Why I’m Sceptical About The Playstation 4

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The Playstation 4 sounds amazing right? On paper Sony’s upcoming console seems like a dream come true for both gamers and developers alike. The system boasts a “Supercharged” PC architecture, high-end specs, aspirational cloud features and promises to make up for all of the PS3’s shortcomings. However, despite being a huge Playstation fan I’m still not ready to cast my PS3 aside and embrace Sony’s vision of the future and here are a few reason why;


Cloud Gaming Is Still Unproven
OnLive are arguably the pioneers of cloud-based gaming but not even they were able to make game streaming a viable alternative to downloading. Despite having super fast, fibre optic internet at home I still found OnLive to be too unreliable and thus never became invested in the platform. Connecting errors were aplenty, the video quality was often terrible and to be honest I’m just not ready to purchase content that can only be streamed. With the Playstation 4 not only do Sony have to overcome these obstacles, they have to overcome them on a much grander scale. It’s safe to say that the PS4 will sell 10’s of millions of units which means Sony will need the infrastructure to accommodate millions of people streaming games, broadcasting play sessions and playing online multiplayer all at once. After six years of dealing with the PS3’s abysmal download speeds and PSN’s lengthy downtimes, I’m not exactly confident in Sony’s ability to run a strong or reliable online network.


Of course Gaikai are the difference makers here and I’m sure Sony wouldn’t have spent $380million on this acquisition unless they were completely sure that Gaikai could handle the workload. During last week’s Playstation Meeting, Gaikai’s co-founder David Perry expressed his ambition to build the world’s fastest gaming network but that’s the problem, all it is at the moment is “ambition”. Perry’s mesmerizing speech was less about showing what the Playstation 4 can do and more about what is theoretically possible. Being able to instantly streaming games while they download sounds great but there are still many unanswered questions that prevent me from feeling truly excited about such features. How heavy will video compression be when streaming? Will certain modes or areas be locked until the full game has downloaded? What happens if my connection drops? Will there be sever queues for more-popular tiles? And most importantly, will this feature even work for the average person who has average internet speeds? Of course the experience will vary for each user but until we see Gaikai functioning in a typical home environment it’s hard to view this acquisition with anything other that cautious optimism.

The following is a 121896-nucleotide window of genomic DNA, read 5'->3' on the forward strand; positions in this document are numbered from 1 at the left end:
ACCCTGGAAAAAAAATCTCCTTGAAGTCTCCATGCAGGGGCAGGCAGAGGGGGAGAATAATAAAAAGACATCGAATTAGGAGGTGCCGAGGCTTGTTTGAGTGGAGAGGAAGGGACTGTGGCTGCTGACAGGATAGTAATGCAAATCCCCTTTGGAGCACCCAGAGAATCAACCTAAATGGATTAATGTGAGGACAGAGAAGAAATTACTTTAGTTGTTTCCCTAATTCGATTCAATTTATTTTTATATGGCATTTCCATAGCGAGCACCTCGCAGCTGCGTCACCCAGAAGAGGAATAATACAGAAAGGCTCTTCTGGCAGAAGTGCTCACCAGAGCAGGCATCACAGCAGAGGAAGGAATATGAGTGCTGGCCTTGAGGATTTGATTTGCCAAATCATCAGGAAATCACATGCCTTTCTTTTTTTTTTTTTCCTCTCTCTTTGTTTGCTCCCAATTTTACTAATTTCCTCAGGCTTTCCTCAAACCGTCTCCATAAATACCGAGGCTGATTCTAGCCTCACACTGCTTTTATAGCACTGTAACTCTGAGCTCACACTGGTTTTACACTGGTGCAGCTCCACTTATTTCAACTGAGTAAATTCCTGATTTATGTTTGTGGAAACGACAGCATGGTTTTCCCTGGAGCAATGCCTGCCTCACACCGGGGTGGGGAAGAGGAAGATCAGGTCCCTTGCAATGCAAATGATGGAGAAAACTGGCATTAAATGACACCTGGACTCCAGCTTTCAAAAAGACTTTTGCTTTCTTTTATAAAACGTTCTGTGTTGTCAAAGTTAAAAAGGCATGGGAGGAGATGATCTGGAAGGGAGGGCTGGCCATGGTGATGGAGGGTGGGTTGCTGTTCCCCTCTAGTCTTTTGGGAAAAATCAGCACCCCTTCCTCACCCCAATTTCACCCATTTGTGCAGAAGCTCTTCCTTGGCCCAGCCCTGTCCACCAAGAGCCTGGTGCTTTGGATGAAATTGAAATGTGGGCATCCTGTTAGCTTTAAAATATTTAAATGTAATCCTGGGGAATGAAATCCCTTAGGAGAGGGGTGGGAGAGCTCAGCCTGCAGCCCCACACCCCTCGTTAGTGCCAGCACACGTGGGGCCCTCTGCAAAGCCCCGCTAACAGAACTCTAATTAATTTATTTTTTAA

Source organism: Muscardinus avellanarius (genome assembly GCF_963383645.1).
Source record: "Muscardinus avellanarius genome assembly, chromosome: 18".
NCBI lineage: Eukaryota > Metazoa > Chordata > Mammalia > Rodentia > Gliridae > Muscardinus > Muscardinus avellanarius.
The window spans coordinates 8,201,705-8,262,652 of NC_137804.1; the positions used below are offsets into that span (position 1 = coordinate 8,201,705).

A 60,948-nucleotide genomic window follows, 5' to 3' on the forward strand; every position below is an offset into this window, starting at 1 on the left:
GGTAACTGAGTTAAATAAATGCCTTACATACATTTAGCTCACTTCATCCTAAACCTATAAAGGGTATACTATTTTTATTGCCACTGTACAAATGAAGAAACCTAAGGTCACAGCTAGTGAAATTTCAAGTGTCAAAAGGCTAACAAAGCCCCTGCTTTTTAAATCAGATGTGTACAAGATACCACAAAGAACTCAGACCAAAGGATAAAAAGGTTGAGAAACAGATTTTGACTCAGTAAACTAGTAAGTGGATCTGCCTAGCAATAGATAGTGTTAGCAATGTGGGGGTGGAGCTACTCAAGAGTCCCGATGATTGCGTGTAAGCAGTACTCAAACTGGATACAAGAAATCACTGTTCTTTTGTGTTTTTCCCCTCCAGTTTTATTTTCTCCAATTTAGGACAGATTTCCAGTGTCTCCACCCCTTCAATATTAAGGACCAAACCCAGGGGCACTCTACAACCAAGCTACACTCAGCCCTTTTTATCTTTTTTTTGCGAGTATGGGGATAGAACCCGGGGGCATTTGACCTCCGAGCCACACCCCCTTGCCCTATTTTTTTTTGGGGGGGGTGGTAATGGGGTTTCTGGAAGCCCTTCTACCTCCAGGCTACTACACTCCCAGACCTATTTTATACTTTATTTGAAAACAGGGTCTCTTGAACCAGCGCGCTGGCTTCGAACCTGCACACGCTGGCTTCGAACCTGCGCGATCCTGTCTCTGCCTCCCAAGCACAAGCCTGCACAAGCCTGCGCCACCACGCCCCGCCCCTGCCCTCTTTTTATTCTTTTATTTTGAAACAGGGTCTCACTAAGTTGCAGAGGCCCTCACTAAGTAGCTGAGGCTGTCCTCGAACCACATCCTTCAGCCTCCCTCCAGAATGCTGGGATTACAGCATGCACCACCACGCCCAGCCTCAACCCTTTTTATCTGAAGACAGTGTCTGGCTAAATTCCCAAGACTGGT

Live Streaming Influx
Videogame live streaming has the potential to be a wonderful thing. I love hopping over to twitchTV and watching passionate gamers attempt speed runs or watching fighting games tournaments where the best players in the world battle for online supremacy. There are many talented gamers out there who would love the opportunity to showcase their skills to the world but right now the barrier to entry is way too high.